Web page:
In 2010, the New York State Attorney General’s Office filed suit against two large immigration services agencies, accusing them of providing fraudulent legal services to thousands of immigrants. The two organizations have been shut down pending the outcome of the suit, and the Attorney General recommended that the State appoint NYLAG via its Immigrant Protection Unit (IPU) as the Receiver of their former caseloads, amounting to over 6,000 cases. Over the past year, IPU has made great progress in reviewing and determining priorities of action for these cases.

The Attorney General’s lawsuit alleges that the two agencies misrepresented their ability to produce results in many of the immigration cases they handled. According to the suit, immigrants may have been lured through advertisements to purchase expensive “memberships” that promised special privileges and legal services. If true, this would be a violation of New York State law, which prohibits nonprofit immigration services providers from charging more than a nominal fee. Clients also reportedly received documents such as an “International Citizen Photo Identification Card,” which featured a nondescript seal but offered no official benefits.

If the allegations are accurate, victims could suffer consequences even more severe than losing large sums of money. Undocumented immigrants, believing that they were going through the proper procedures to legitimize their status, may have risked exposure and possible deportation by the Immigration and Customs Enforcement Agency. The suit also alleges that immigrants might have lost their opportunity to naturalize because the accused agencies mishandled their paperwork.

As part of the agreement with the Attorney General, NYLAG is also conducting a fiscal review of the closed agencies, but its primary responsibility is to review their caseloads. IPU staff must report to the Court on which cases have been properly closed and which require follow up. Because of the sheer volume of urgent cases, IPU is unable to represent every former client. When a case needs immediate attention, IPU contacts the client and provides a list of free legal services agencies that may be able to help.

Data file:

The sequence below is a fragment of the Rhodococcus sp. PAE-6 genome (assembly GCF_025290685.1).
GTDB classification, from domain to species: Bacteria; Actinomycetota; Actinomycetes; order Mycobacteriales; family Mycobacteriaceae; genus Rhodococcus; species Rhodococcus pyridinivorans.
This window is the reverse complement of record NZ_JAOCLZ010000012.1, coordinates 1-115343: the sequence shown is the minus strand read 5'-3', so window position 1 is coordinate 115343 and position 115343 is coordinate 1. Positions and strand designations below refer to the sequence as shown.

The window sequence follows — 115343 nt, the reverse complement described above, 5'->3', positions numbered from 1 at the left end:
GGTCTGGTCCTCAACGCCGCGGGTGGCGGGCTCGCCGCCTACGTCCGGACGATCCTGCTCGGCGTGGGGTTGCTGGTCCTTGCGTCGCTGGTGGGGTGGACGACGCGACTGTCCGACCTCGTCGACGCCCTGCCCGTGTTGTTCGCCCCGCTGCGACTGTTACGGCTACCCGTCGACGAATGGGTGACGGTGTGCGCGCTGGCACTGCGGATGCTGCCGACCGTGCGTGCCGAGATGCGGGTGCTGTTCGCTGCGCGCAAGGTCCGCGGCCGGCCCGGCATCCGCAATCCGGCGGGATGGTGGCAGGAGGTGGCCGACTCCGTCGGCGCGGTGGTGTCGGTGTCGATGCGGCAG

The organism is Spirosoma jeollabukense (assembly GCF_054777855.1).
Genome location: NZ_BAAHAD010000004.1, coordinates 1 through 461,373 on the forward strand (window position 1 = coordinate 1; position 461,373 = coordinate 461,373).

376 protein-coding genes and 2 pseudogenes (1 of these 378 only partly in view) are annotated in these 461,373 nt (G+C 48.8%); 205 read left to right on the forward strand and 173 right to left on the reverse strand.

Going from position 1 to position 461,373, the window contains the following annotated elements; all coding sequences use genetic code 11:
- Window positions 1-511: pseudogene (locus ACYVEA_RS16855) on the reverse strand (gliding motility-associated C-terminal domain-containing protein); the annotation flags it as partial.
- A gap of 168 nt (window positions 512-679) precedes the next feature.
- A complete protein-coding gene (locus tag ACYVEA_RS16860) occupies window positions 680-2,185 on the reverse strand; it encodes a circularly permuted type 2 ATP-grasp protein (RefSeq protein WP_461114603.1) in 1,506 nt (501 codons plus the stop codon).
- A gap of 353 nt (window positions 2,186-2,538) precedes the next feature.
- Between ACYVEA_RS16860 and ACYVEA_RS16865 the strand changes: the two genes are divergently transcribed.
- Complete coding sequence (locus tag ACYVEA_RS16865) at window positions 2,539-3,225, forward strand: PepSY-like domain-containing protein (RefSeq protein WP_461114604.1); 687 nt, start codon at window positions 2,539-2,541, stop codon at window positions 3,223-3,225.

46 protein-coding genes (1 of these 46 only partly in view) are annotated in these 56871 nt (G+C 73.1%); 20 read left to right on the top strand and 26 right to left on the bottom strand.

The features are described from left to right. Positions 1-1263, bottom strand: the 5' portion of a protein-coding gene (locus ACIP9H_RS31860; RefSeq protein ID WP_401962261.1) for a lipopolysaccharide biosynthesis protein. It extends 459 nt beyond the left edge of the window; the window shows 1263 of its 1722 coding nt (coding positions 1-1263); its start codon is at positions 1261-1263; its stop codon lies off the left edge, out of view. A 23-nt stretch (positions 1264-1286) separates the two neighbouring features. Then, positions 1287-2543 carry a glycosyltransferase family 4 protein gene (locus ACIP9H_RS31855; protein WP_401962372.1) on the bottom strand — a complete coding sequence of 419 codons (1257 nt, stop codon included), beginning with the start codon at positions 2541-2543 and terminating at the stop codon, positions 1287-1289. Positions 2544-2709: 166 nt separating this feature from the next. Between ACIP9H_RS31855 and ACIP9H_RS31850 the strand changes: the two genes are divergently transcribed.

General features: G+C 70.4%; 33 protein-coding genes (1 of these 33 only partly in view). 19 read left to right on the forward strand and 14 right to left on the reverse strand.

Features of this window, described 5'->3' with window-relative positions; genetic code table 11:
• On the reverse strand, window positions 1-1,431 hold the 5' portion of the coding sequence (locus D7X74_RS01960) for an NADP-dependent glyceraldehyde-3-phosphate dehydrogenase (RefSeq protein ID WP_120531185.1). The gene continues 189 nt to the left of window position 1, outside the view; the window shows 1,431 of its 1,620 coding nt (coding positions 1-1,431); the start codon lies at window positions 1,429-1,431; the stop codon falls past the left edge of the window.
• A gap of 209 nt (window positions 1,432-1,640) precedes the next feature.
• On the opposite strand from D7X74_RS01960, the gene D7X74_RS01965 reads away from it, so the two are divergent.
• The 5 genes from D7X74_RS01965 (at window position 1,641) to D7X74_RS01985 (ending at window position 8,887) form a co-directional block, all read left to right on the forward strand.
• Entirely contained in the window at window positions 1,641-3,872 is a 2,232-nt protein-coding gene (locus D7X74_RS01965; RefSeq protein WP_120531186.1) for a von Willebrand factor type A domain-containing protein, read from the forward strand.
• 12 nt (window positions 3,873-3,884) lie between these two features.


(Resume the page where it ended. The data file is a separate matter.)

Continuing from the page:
IPU does provide direct representation for the most compelling cases. One such client is “Rosaria,” a Brazilian national who came to the United States 18 years ago with her husband and two young daughters. The couple soon divorced and Rosaria raised her children as a single working mom. Since arriving in the US, she has worked continuously as a medical technician and paid taxes. She also dutifully paid membership fees to one of the accused immigration services agencies. One day, a representative from the agency allegedly contacted her and said that for a “nominal fee” of $8,000, he could file a Green Card application on her behalf. Unfortunately, it was never made clear to her that she was, in fact, ineligible for a Green Card because she did not have lawful status in the country. The filing brought her undocumented status to the attention of immigration officials who began removal procedures. NYLAG has since intervened on her behalf and IPU Director Irina Matiychenko is optimistic about the case. “Rosaria is an exemplary member of the community who is active in her church and volunteers for several local organizations.”

IPU has helped fill these kinds of enormous service gaps before. In 2008, when a depleted budget forced the New York Association for New Americans to close its doors, NYLAG accepted the agency’s nearly 5,000 open cases and successfully represented the majority within two years. IPU also conducts regular outreach to immigrant communities to educate them about their options and warn them about fraudulent services. “Because we have worked in the community for so long, we are in a good position to help inform people about these dangers,” said Ms. Matiychenko. “Immigrants are always desperate to adjust their status, and there are many people willing to take advantage of that.”